Saturday, May 28, 2011

Legalization - A Quick Fix

The 1986 amnesty was supposed to be a permanent solution to the illegal alien problem.  When one reads the Hesburgh Commission report of 1981 (aka SCIRP), one quickly realizes that they had the best of intentions in suggesting amnesty.

There was a certain amount of guilt involved in the rationale.  As the report stated, “Some Commissioners also believe that legalization would acknowledge that the United States has at least some responsibility for the presence of undocumented/illegal aliens in this country since U. S. law has explicitly exempted employers from any penalty for hiring them.”  (SCIRP Final Report, page 74)

On the very next page of the report, the Commission establishes “two major principles” regarding the amnesty recommendation:
·  The legalization program should be consistent with U. S. interests; and
·  The legalization program should not encourage further undocumented migration

The Hesburgh Commission report contains various warnings regarding border and interior security measures that would be required in order to make the amnesty program successful.  One will note that these are the very same enforcement problems we face today, suggesting that we have learned nothing from our past.  Headings in the report include:
·  Border Patrol Funding
·  Port-of-Entry Inspections
·  INS, Customs, DEA and Coast Guard Inter-agency Cooperation
·  Enforcement of Human Trafficking Laws
·  Visa Abuse
·  Document Control
·  Deportation of Undocumented/Illegal Migrants
·  Training of INS Officers
·  Economic Deterrents in the Workplace
·  Employer Sanctions
·  Wage and Working Standards Enforcement

Looking at the list, is it any wonder the 1986 amnesty resulted in a wave of new illegal aliens four times the number we dealt with 25 years ago?  We failed to enforce the law!

But the risks of another failure are much higher today than they were in 1986.  I’ll discuss our shrinking world elsewhere, but let me explain what future pressures at the border will be, in real numeric terms.

Gallup did an international poll to determine the level of discontent around the world.  They asked people if they would rather live in another country, and if so, where would they like to live?

The results should not surprise you.  People wanted to leave the Third World and live in the industrialized west.  In fact, about 16% of the world’s adults would “like to move permanently to another country.”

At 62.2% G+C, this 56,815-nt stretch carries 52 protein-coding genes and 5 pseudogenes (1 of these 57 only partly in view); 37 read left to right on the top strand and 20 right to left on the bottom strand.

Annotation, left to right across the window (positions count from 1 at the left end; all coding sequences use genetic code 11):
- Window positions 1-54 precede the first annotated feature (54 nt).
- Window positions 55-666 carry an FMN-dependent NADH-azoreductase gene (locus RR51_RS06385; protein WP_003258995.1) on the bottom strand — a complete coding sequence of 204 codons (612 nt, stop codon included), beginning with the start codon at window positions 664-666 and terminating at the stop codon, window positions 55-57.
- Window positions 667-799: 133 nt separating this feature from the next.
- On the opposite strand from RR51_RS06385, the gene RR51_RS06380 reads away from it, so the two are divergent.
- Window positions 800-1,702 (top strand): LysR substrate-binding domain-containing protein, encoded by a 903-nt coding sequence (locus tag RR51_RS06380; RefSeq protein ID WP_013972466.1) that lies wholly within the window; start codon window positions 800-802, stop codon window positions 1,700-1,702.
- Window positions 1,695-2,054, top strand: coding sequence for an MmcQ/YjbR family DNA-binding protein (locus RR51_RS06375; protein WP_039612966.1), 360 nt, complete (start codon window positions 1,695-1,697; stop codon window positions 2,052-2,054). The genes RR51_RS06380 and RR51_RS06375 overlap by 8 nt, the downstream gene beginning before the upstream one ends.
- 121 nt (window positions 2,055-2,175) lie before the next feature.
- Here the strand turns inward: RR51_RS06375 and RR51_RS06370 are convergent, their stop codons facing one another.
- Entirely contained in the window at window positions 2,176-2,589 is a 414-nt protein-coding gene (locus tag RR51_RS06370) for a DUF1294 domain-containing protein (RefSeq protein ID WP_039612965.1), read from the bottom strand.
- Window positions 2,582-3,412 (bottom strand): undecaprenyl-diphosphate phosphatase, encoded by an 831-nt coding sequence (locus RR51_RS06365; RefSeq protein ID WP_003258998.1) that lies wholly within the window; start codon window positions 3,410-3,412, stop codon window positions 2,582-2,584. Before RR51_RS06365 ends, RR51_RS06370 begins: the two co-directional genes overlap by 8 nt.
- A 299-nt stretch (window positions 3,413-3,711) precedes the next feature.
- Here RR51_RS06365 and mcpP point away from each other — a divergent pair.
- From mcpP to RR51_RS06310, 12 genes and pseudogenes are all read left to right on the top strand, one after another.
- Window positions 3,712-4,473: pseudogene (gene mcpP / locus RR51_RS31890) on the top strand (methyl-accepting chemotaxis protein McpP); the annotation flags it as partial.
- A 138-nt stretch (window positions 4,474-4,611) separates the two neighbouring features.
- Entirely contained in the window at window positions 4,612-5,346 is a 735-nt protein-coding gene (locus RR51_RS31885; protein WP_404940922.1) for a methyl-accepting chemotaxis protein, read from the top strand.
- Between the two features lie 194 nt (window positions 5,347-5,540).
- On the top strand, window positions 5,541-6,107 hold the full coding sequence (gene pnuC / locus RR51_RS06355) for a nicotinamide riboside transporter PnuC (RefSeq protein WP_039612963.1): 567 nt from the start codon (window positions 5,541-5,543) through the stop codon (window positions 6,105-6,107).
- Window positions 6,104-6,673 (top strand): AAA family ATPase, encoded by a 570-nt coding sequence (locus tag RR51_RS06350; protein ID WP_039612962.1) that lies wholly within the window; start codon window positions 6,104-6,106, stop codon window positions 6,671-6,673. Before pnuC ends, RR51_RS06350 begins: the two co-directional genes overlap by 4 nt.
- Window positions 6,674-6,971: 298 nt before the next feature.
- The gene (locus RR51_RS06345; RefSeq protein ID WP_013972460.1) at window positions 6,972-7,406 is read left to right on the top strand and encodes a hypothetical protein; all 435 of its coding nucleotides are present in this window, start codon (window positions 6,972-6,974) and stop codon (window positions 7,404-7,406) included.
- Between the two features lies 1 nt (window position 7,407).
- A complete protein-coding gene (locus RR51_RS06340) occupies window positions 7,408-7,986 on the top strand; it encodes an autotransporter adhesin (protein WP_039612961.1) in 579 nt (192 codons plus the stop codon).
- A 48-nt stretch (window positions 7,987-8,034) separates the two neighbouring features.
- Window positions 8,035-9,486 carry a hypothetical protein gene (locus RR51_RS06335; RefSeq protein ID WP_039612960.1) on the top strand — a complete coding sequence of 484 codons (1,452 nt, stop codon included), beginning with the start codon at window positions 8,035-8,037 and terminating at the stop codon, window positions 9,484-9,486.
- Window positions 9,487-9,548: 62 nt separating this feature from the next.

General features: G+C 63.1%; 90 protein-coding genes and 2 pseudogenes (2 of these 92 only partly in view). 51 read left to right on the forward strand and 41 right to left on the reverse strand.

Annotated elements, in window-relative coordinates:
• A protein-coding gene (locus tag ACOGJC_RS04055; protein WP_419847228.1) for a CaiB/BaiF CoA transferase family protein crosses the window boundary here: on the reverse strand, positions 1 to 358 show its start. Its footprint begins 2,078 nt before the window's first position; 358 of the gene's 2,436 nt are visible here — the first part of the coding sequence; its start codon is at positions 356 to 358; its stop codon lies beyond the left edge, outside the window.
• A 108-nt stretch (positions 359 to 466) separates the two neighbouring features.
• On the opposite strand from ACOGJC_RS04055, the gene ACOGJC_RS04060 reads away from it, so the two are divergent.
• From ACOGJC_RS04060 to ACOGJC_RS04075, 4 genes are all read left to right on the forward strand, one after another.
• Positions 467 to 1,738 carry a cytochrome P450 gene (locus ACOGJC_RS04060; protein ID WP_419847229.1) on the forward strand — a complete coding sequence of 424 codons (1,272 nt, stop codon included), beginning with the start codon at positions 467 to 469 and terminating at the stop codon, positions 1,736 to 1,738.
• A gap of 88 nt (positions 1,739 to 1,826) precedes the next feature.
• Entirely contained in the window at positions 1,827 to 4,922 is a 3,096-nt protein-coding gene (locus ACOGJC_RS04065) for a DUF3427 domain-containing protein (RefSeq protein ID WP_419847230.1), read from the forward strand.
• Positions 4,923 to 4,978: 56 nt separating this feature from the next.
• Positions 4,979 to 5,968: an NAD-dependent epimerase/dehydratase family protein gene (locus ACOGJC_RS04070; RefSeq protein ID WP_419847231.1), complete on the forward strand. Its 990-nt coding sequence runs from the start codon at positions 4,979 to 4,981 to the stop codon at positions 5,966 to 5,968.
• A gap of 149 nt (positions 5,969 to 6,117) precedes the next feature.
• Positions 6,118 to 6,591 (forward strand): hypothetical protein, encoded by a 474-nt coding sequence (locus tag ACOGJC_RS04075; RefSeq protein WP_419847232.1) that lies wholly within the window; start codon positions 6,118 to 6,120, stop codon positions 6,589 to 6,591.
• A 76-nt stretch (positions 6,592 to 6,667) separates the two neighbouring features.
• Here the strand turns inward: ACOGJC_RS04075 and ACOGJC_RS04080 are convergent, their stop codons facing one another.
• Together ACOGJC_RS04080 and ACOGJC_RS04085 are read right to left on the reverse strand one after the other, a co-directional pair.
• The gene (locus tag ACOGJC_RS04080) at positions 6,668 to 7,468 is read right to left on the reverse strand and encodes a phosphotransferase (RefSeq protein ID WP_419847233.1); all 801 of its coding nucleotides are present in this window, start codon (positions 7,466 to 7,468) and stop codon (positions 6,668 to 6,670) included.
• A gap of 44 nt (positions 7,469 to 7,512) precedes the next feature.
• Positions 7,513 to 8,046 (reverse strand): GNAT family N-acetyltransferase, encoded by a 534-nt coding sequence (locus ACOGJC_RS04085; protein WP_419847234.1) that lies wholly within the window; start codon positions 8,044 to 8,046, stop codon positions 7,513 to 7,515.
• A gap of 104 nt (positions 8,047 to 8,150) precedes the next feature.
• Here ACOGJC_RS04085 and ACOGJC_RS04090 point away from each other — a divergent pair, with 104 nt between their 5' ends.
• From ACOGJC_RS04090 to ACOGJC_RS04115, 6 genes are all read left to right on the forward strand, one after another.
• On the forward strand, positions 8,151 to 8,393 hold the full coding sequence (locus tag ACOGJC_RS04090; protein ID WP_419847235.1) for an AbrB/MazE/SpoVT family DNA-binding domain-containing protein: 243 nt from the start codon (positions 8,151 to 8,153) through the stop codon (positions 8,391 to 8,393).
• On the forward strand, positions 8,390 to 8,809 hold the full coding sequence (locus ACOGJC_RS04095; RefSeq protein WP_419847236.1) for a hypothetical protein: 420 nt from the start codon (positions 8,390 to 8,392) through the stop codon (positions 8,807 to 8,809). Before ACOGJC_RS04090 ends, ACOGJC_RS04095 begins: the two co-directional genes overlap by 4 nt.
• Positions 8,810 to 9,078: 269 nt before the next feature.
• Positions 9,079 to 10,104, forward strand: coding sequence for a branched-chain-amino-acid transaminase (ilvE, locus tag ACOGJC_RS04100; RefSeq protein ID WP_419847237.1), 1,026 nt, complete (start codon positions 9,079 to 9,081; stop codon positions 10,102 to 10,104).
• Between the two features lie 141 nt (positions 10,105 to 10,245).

“The United States is the top desired destination country for the 700 million adults who would like to relocate permanently to another country. Nearly one-quarter (24%) of these respondents, which translates to more than 165 million adults worldwide, name the United States as their desired future residence.”

To triangulate that data with another source, Pew Research discovered in a September 2009 survey of Mexicans (living in Mexico) that over 35 million Mexicans would rather live in the United States, and over 19 million admitted to the poll-taker that they would be willing to come here illegally if necessary.

We are playing with fire when we suggest amnesty in the world today.  If we fail, as we did after the 1986 amnesty, the consequences will be far greater this time around. 

How will we, in our PC/ACLU world, hold back 165 million potential illegal aliens?

How will we control this problem when we are unable to agree to deport even the criminal aliens among us?  

What tools will we have when we have halted worksite raids, filed lawsuits to block No Match letters, and consider the fence “completed” when over 1200 miles of border remain unprotected.

What can we say about security when over 500,000 people who have been ordered deported roam free with impunity?

With 165 million people waiting in the wings, one would think that we would be showing the strength of our enforcement and deportation mechanisms to discourage them.

One would think…

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